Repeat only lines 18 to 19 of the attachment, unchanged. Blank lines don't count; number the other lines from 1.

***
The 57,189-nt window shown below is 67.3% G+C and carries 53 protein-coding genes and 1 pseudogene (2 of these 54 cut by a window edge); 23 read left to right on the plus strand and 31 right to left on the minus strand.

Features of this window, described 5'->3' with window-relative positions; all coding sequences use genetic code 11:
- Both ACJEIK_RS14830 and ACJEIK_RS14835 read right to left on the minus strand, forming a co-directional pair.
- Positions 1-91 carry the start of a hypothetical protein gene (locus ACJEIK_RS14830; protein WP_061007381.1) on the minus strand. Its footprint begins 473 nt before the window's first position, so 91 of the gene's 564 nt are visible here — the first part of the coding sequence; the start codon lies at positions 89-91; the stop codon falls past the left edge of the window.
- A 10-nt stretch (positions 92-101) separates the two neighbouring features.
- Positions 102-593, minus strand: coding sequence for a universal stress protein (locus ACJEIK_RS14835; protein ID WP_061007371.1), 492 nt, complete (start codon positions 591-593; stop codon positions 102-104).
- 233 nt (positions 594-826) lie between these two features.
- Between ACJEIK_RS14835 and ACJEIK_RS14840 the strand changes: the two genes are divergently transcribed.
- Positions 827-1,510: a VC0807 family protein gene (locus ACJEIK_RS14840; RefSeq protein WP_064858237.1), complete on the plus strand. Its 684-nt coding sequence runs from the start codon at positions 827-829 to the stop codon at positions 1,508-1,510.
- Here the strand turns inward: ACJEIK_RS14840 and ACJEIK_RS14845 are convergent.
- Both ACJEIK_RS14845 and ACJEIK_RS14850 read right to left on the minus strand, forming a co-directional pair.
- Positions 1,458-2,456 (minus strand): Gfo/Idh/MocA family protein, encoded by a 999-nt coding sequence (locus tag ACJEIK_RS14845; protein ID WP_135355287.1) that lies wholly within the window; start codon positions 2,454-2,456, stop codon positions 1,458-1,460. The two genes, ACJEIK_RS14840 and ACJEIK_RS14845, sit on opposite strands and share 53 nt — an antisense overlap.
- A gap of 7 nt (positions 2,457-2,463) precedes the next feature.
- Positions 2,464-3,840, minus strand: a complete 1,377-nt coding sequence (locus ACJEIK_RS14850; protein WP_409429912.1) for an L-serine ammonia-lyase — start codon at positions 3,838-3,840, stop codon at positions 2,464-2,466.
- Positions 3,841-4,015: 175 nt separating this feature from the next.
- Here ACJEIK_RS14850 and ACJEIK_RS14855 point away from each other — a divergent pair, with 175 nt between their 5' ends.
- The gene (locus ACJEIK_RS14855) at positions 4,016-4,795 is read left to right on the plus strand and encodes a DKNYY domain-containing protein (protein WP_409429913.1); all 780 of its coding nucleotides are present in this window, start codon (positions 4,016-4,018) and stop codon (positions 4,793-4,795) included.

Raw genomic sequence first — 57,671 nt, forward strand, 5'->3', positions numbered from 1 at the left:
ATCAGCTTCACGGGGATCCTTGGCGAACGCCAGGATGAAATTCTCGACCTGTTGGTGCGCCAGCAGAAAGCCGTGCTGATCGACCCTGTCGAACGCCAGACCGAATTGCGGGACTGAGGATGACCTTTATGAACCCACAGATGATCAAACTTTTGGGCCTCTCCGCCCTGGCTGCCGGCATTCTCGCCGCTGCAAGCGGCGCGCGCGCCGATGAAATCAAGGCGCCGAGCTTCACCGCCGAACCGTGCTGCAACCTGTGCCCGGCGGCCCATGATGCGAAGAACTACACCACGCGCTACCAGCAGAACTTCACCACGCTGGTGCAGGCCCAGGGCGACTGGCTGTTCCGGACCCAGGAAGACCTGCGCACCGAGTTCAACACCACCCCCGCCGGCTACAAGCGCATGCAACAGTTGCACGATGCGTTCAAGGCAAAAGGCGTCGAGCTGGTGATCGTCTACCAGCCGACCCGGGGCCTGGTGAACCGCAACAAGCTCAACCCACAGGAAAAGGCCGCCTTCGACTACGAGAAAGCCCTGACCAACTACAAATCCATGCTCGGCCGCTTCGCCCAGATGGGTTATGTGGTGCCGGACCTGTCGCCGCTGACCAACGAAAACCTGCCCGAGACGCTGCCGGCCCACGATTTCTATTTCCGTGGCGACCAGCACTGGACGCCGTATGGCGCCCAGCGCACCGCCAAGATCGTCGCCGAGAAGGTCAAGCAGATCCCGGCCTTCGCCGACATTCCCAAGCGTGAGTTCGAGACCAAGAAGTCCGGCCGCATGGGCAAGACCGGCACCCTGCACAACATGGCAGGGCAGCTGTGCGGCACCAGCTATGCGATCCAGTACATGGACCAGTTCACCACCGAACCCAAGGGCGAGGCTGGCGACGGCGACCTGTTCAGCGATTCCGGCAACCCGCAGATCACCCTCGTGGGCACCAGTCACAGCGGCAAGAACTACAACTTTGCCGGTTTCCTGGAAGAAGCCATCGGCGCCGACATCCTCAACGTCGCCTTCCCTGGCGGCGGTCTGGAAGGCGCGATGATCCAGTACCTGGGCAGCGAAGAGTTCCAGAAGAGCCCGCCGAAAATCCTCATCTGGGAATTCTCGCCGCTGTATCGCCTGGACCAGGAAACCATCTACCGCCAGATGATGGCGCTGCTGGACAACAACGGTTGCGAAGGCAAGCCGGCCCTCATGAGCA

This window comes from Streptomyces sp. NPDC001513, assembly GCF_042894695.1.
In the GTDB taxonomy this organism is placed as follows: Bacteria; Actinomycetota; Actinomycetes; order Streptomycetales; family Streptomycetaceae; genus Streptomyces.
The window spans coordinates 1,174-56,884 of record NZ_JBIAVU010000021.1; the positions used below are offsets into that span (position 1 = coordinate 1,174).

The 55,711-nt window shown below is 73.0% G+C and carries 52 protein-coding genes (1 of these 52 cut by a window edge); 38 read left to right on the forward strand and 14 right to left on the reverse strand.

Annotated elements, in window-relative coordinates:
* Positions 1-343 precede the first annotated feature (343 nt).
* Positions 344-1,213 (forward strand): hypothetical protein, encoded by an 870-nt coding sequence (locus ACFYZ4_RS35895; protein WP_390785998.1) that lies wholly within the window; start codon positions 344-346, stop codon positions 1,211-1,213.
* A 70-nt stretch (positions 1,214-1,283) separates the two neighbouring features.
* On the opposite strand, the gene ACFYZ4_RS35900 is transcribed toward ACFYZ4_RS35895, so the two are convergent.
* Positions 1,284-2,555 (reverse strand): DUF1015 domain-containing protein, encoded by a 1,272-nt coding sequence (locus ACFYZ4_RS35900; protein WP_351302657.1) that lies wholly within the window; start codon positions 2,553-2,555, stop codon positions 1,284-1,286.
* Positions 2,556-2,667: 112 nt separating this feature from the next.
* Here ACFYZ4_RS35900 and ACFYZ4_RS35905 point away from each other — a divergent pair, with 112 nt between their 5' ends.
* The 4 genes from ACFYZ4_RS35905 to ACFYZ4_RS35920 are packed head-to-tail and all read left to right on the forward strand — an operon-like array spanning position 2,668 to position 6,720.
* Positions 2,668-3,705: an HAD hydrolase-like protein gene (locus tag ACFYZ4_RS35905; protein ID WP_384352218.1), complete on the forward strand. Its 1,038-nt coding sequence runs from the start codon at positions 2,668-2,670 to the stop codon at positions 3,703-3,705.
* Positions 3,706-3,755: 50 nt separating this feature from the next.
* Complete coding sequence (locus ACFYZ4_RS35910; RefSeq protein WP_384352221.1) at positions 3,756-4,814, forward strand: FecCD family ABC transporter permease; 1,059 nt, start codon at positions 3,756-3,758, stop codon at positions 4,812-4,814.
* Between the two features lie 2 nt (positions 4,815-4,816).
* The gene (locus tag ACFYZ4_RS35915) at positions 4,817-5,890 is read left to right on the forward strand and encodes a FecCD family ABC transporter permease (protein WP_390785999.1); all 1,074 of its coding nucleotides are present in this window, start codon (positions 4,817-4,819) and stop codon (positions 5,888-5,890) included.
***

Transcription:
Raw genomic sequence first — 57,671 nt, forward strand, 5'->3', positions numbered from 1 at the left:
ATCAGCTTCACGGGGATCCTTGGCGAACGCCAGGATGAAATTCTCGACCTGTTGGTGCGCCAGCAGAAAGCCGTGCTGATCGACCCTGTCGAACGCCAGACCGAATTGCGGGACTGAGGATGACCTTTATGAACCCACAGATGATCAAACTTTTGGGCCTCTCCGCCCTGGCTGCCGGCATTCTCGCCGCTGCAAGCGGCGCGCGCGCCGATGAAATCAAGGCGCCGAGCTTCACCGCCGAACCGTGCTGCAACCTGTGCCCGGCGGCCCATGATGCGAAGAACTACACCACGCGCTACCAGCAGAACTTCACCACGCTGGTGCAGGCCCAGGGCGACTGGCTGTTCCGGACCCAGGAAGACCTGCGCACCGAGTTCAACACCACCCCCGCCGGCTACAAGCGCATGCAACAGTTGCACGATGCGTTCAAGGCAAAAGGCGTCGAGCTGGTGATCGTCTACCAGCCGACCCGGGGCCTGGTGAACCGCAACAAGCTCAACCCACAGGAAAAGGCCGCCTTCGACTACGAGAAAGCCCTGACCAACTACAAATCCATGCTCGGCCGCTTCGCCCAGATGGGTTATGTGGTGCCGGACCTGTCGCCGCTGACCAACGAAAACCTGCCCGAGACGCTGCCGGCCCACGATTTCTATTTCCGTGGCGACCAGCACTGGACGCCGTATGGCGCCCAGCGCACCGCCAAGATCGTCGCCGAGAAGGTCAAGCAGATCCCGGCCTTCGCCGACATTCCCAAGCGTGAGTTCGAGACCAAGAAGTCCGGCCGCATGGGCAAGACCGGCACCCTGCACAACATGGCAGGGCAGCTGTGCGGCACCAGCTATGCGATCCAGTACATGGACCAGTTCACCACCGAACCCAAGGGCGAGGCTGGCGACGGCGACCTGTTCAGCGATTCCGGCAACCCGCAGATCACCCTCGTGGGCACCAGTCACAGCGGCAAGAACTACAACTTTGCCGGTTTCCTGGAAGAAGCCATCGGCGCCGACATCCTCAACGTCGCCTTCCCTGGCGGCGGTCTGGAAGGCGCGATGATCCAGTACCTGGGCAGCGAAGAGTTCCAGAAGAGCCCGCCGAAAATCCTCATCTGGGAATTCTCGCCGCTGTATCGCCTGGACCAGGAAACCATCTACCGCCAGATGATGGCGCTGCTGGACAACAACGGTTGCGAAGGCAAGCCGGCCCTCATGAGCA